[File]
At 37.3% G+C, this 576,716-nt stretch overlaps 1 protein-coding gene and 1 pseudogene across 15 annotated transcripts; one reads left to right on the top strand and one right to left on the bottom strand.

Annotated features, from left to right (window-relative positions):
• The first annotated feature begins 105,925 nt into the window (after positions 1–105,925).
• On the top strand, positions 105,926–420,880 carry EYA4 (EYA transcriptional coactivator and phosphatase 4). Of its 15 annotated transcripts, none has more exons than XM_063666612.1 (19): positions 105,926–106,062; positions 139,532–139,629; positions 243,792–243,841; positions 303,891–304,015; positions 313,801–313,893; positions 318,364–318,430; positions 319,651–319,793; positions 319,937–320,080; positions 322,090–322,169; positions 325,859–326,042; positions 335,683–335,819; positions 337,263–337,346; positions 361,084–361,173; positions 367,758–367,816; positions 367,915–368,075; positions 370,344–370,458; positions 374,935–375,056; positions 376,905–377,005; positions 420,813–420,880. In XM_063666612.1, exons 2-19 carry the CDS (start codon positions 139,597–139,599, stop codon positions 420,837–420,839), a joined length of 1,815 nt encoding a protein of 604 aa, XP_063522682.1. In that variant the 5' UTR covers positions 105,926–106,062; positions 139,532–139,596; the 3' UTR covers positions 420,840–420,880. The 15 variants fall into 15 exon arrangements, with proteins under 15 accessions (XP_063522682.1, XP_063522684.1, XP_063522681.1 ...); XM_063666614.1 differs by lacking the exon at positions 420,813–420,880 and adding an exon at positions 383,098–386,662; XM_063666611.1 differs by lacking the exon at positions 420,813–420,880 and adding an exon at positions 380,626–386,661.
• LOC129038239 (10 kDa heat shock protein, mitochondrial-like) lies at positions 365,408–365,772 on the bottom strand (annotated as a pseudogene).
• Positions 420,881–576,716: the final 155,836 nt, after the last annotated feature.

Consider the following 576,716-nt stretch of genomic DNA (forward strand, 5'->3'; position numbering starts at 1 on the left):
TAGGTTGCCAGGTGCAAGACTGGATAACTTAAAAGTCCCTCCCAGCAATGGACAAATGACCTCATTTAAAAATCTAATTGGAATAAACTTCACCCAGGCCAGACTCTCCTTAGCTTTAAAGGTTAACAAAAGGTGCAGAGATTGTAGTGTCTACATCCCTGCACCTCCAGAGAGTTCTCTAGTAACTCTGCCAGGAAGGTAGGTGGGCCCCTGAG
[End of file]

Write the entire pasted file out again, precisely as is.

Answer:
At 37.3% G+C, this 576,716-nt stretch overlaps 1 protein-coding gene and 1 pseudogene across 15 annotated transcripts; one reads left to right on the top strand and one right to left on the bottom strand.

Annotated features, from left to right (window-relative positions):
• The first annotated feature begins 105,925 nt into the window (after positions 1–105,925).
• On the top strand, positions 105,926–420,880 carry EYA4 (EYA transcriptional coactivator and phosphatase 4). Of its 15 annotated transcripts, none has more exons than XM_063666612.1 (19): positions 105,926–106,062; positions 139,532–139,629; positions 243,792–243,841; positions 303,891–304,015; positions 313,801–313,893; positions 318,364–318,430; positions 319,651–319,793; positions 319,937–320,080; positions 322,090–322,169; positions 325,859–326,042; positions 335,683–335,819; positions 337,263–337,346; positions 361,084–361,173; positions 367,758–367,816; positions 367,915–368,075; positions 370,344–370,458; positions 374,935–375,056; positions 376,905–377,005; positions 420,813–420,880. In XM_063666612.1, exons 2-19 carry the CDS (start codon positions 139,597–139,599, stop codon positions 420,837–420,839), a joined length of 1,815 nt encoding a protein of 604 aa, XP_063522682.1. In that variant the 5' UTR covers positions 105,926–106,062; positions 139,532–139,596; the 3' UTR covers positions 420,840–420,880. The 15 variants fall into 15 exon arrangements, with proteins under 15 accessions (XP_063522682.1, XP_063522684.1, XP_063522681.1 ...); XM_063666614.1 differs by lacking the exon at positions 420,813–420,880 and adding an exon at positions 383,098–386,662; XM_063666611.1 differs by lacking the exon at positions 420,813–420,880 and adding an exon at positions 380,626–386,661.
• LOC129038239 (10 kDa heat shock protein, mitochondrial-like) lies at positions 365,408–365,772 on the bottom strand (annotated as a pseudogene).
• Positions 420,881–576,716: the final 155,836 nt, after the last annotated feature.

Consider the following 576,716-nt stretch of genomic DNA (forward strand, 5'->3'; position numbering starts at 1 on the left):
TAGGTTGCCAGGTGCAAGACTGGATAACTTAAAAGTCCCTCCCAGCAATGGACAAATGACCTCATTTAAAAATCTAATTGGAATAAACTTCACCCAGGCCAGACTCTCCTTAGCTTTAAAGGTTAACAAAAGGTGCAGAGATTGTAGTGTCTACATCCCTGCACCTCCAGAGAGTTCTCTAGTAACTCTGCCAGGAAGGTAGGTGGGCCCCTGAG